Sept. 12, 2023 – A daily smoothie has transformed Lindsey Seegers’s life. After doctors said her disabling long COVID would be the new normal, she sought out an expert in alternative medicine, known as a naturopath. Among her recommendations: a smoothie for breakfast, chock-full of berries, banana, cashew milk, MCT coconut oil, and other ingredients.
“As a foodie, I resented the notion of drinking a meal. I’d rather be chewing, enjoying an avocado toast. But it’s really helped me feel so good,” said Seegers, a nonprofit director in San Diego. While there is no evidence that smoothies can cure long COVID (nothing does, as far as we know) after just a few weeks, she began to feel better.
But new research suggests that if you’re drinking a smoothie for certain perceived health benefits, combining some fruits may backfire.
Focus on Flavanols
The study, in the journal Food & Function, looked specifically at the flavanol content of certain fruits. It found that a banana-berry smoothie might not have as many health benefits as you think. When you blend together fruits high in the enzyme that turns fruit brown when exposed to oxygen, like bananas, with fruits high in the beneficial plant compounds known as flavanols, like berries, the flavanol content declines quickly. After 30 minutes, the amount of one flavanol dropped by 80%.
Flavanols, also known as flavan-3-ols, are a common type of flavonoid – plant compounds that have been shown to boost health. Last year, for the first time ever, the Academy of Nutrition and Dietetics issued guidelines for consumption of flavanols after assessing the available research. The group found that these compounds, found in tea, apples, berries, grapes, red wine, and cocoa, promote cardiometabolic health.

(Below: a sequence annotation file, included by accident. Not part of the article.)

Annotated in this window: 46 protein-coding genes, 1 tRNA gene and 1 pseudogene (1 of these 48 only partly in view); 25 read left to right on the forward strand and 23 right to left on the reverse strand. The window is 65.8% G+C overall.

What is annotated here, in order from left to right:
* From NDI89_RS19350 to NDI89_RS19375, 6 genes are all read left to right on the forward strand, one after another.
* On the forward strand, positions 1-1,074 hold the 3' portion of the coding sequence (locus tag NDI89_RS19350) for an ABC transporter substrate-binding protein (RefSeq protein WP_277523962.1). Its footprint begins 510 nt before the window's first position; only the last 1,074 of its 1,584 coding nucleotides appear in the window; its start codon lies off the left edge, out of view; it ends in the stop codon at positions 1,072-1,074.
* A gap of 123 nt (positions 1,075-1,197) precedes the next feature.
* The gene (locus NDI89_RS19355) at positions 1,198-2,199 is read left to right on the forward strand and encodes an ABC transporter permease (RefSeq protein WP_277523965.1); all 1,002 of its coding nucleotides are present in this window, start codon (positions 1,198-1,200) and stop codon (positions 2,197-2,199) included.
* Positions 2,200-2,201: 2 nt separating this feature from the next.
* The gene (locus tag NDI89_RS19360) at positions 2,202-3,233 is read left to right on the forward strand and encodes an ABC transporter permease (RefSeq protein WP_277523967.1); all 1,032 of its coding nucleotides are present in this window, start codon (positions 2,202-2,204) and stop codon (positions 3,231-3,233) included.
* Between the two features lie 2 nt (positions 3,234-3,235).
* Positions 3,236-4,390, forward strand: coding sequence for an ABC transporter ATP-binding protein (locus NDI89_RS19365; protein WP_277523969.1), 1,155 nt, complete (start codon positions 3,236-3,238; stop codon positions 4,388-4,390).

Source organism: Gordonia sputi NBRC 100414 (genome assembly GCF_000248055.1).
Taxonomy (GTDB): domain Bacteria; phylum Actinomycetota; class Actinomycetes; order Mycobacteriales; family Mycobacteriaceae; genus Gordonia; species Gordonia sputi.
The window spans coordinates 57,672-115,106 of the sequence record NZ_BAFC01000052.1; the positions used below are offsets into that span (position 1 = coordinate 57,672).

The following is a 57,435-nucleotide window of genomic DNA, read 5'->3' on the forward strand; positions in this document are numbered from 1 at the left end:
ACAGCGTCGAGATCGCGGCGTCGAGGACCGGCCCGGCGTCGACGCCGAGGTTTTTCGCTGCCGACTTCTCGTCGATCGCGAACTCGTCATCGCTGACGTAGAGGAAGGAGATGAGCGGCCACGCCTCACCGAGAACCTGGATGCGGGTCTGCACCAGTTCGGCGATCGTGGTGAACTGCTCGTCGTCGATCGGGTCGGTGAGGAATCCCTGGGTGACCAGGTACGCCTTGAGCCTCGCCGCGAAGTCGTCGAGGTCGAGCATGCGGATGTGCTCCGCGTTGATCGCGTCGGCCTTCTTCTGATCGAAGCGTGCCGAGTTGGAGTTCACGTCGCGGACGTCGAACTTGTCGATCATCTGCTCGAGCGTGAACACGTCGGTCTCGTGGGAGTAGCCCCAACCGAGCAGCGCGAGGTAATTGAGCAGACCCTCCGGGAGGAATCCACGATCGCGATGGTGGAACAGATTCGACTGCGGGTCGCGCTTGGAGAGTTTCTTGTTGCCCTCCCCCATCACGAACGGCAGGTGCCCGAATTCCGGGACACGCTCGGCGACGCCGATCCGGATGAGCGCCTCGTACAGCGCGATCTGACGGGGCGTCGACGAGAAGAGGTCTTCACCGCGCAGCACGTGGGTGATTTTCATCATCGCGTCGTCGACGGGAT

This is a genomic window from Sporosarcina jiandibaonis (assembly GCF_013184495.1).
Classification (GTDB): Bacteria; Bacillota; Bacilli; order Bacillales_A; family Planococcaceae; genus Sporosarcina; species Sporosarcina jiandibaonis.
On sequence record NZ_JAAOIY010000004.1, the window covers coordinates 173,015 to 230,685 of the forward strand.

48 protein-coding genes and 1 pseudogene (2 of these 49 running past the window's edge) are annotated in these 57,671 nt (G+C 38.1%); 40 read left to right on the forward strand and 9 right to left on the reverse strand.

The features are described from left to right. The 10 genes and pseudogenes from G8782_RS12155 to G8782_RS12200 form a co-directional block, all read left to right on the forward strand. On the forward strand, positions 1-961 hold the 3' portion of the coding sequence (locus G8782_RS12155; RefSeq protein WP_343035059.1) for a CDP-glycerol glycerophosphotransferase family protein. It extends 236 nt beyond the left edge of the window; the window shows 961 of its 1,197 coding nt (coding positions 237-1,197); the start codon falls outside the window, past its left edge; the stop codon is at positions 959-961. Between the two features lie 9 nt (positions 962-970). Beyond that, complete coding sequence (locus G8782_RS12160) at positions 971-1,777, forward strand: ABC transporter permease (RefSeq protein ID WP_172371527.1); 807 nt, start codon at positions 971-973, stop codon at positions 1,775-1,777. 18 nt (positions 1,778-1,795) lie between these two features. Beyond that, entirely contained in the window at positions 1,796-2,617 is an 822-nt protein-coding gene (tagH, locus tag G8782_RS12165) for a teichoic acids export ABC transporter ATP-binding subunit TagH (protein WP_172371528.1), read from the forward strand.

“If you’re aiming at increasing your intake of flavanols through smoothies, you shouldn’t combine flavanol-rich ingredients like berries with fruits that will easily turn brown when you cut them,” said the study’s lead author, Javier Ottaviani, PhD, director of the Core Laboratory of Mars Edge, part of Mars Inc., and an adjunct researcher with the University of California, Davis, Department of Nutrition. “That could destroy the flavanol.”
This effect doesn’t happen only in smoothies, he said. “Whenever you pulverize or destroy the structure of the fruit, allowing contact between the enzyme and flavanols, it will result in that loss.” For instance, avocados also contain the enzyme, so you can expect to find reduced flavanol content in guacamole.
The Bigger Picture
This may sound like a recipe for disaster, but don’t give up your regular smoothie (or guacamole) just yet.
“The last thing we want is for people to think, ‘Oh, if I make a smoothie, it’s not going to be healthy,’” said Mary Ann Lila, PhD, director of the Plants for Human Health Institute at North Carolina State University. A smoothie is an extremely healthy way to get all the bioactives in the fruit, she said – as long as you drink it right away. “If the integrity of the bioactive compounds is being destroyed, you’ll see it. If I left my smoothie there and it turned brown, I wouldn’t drink it.”
Plus, Ottaviani’s advice applies only if you’re looking specifically to boost your flavanol intake through smoothies. Most people don’t need to do that. A varied diet – especially with a daily cup of green or black tea, which provides more than half the recommended flavanols – can make up for a banana’s flavanol-killing power. And bananas offer some impressive benefits of their own.